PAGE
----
Wednesday, April 17, 2024

A war that awakens

A shopping center in the city of Kremenchuk in the Poltava region of Ukraine after a Russian rocket strike on June 27, 2022 (Source: / Wikimedia Commons /

The problem is that this situation is the result not only of the “naiveté” of Western elites, but also of their hypocrisy and even loss of a sense of realism

Wojciech Roszkowski

We were asleep. We, the West, had our heads preoccupied with something else. Not counting friends from Central Europe, the Balts1, and a few experts, we were naive, blinded, cynical, or simply ignorant. We believed that the Soviet neo-totalitarian dragon had been defeated, and meanwhile it was reborn from the ruins of the USSR. Our strategists, tucked under the U.S. umbrella – dreaming, after all, of breaking free from under it – told themselves that we were forever rid of the war.” This examination of conscience by French journalist Laure Mandeville can be found in the introduction to her interview with Konstantin Sigov2, a prominent Ukrainian intellectual of Jewish descent, published with remarkable swiftness by the Wszystko Co Najważniejsze (“All that is Most Important”) publishing house.

Like most French statements of recent times, the interview promises much. The interviewee is on the ground in Kiev, knows full well the significance of events in Ukraine, and the journalist seems genuinely convinced that she will finally wake up the slumbering West. Not only that, but she thinks it has already begun to wake up, as she has published a number of texts on the subject, including excerpts from her conversation with Sigov in the pages of Le Figaro. It is hard to doubt Mandeville’s goodwill, as she writes with complete conviction. Through Siegfried’s opinions, she brings the French reader closer to the terrible reality of the war unleashed by Putin and testifying to the Kremlin’s imperial and genocidal mindset.

One of the first excerpts from the interview was titled by Mandeville, “The imperial paradigm is collapsing before our eyes in Ukraine.” Sigov confirmed this diagnosis, pointing out the imperial arrogance of Russians, not only those in power from the Kremlin, but also ordinary Russians and most of their intellectual elite. However, Sigov shrewdly emphasized that the Russian empire will collapse only when Russians take a genuine interest in other nations. This is true, but it is a minimum and probably insufficient condition. They are interested in others, but in a very specific way, namely from the point of view of how to weaken and subjugate these others.

Mandeville and Sigov noted the crucial importance of truth in public life. According to Sigov, Putin has rejected truth because he wants to “exist in discretion.” Moreover, he noted a similar aspiration among European “realists.” “It is no longer possible to maintain a situation in which Europeans are aware that the United States is the guarantor of the continent’s security and at the same time hate them for it.” The problem is that this situation is the result not only of the “naiveté” of Western elites, but also of their hypocrisy and even loss of a sense of realism. Stigmatizing Russian imperialism won’t get you very far if you ignore the interests and even the existence of the nations located between Russia and the West. Such, however, is the traditional optics of the great Western powers, some of which have ceased to be great. Mandeville ate humble Western pie, admitting that the existence of the Ukrainian nation was ignored in European capitals, but still underestimating the crucial role of NATO’s eastern flank. She would like to base the new “security architecture” in Europe on the Paris-Central Europe-Kiev axis, but she can’t quite show what France will bring to this construction. Words?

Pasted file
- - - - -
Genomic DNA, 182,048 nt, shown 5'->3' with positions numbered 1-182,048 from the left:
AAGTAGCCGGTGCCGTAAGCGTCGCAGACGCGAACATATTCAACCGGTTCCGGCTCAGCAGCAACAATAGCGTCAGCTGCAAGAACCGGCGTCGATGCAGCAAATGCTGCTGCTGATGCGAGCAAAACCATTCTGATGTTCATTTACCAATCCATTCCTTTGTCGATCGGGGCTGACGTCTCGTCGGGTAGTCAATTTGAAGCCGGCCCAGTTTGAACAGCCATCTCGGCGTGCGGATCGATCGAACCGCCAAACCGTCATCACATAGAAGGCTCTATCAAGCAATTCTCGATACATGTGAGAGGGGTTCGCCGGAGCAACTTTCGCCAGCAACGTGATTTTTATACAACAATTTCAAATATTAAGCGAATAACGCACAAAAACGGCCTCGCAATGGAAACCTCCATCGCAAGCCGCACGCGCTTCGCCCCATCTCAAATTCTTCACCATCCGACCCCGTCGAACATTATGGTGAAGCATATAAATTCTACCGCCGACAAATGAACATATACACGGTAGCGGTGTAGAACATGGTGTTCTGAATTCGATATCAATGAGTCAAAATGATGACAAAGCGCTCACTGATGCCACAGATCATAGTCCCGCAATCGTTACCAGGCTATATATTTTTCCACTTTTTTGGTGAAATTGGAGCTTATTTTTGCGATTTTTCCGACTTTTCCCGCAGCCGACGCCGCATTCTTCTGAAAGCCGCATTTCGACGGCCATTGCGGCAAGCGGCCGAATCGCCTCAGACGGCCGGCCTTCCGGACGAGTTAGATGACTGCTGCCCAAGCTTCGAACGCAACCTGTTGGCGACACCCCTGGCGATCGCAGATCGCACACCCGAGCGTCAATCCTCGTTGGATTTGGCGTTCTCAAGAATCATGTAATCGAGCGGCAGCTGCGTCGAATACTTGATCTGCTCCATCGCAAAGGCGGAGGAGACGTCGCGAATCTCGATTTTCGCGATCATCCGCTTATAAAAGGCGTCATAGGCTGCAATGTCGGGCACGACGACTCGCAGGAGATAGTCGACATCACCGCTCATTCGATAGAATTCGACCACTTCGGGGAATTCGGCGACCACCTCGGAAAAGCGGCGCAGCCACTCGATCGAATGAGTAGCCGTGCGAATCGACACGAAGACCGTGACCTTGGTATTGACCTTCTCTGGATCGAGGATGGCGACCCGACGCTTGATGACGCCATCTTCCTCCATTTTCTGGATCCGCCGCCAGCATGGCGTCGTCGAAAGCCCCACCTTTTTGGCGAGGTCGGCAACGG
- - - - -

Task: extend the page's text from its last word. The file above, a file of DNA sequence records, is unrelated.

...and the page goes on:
Unfortunately, reading Mandeville’s interview with Siegel, which bears the title “The Birth of a New Europe” and the subtitle “Ukraine has Awoken Us,” raises some doubts. First, the original title was Quand l’Ukraine se lève, or “When Ukraine Wakes Itself Up.” The wording is not as optimistic as the translated title would suggest3. The publisher is to be commended for quickly publishing this text in Polish, but let’s read this interview with care. In addition to Sigov’s cleverness, it echoes a note of “French greatness” based on words, not deeds. Along with the clarity of the analysis of Russian behavior, there is a lot of ambiguity here about the possibility of France’s “awakening.” After all, its citizens are now mainly busy fighting the exceptionally unsuccessful President Macron, after all, one doesn’t really see a constructive alternative for him, after all, the French have a huge problem defending an identity that is frail with the influx of immigrants, and the United States is indeed often hated. So how is Paris to become a pillar of the new “architecture” of European security? We won’t learn much about Poland and its role in the construction of this Europe from the interview. It’s also a good thing that the interviewees are not addressing the alleged violations of the rule of law in Poland.

1 Another term for Baltic people, encompassing Latvians and Lithuanians

2 Konstantin Sigov is a professor of political philosophy and one of Ukraine’s most prominent intellectuals. He is head of the European Center at the National University “Kyiv-Mohyla Academy” in Kyiv, the St. Clement’s Center, as well as the publishing house “Spirit and Letter.”

3 The translation in question refers to the Polish title that was translated based on the original French article – Ukraina nas obudziła. For the purposes of this text, the Polish translations have been further translated into English without going into further detail about the Polish translation from French.

This article was published in May 2023 in “Do Rzeczy” magazine.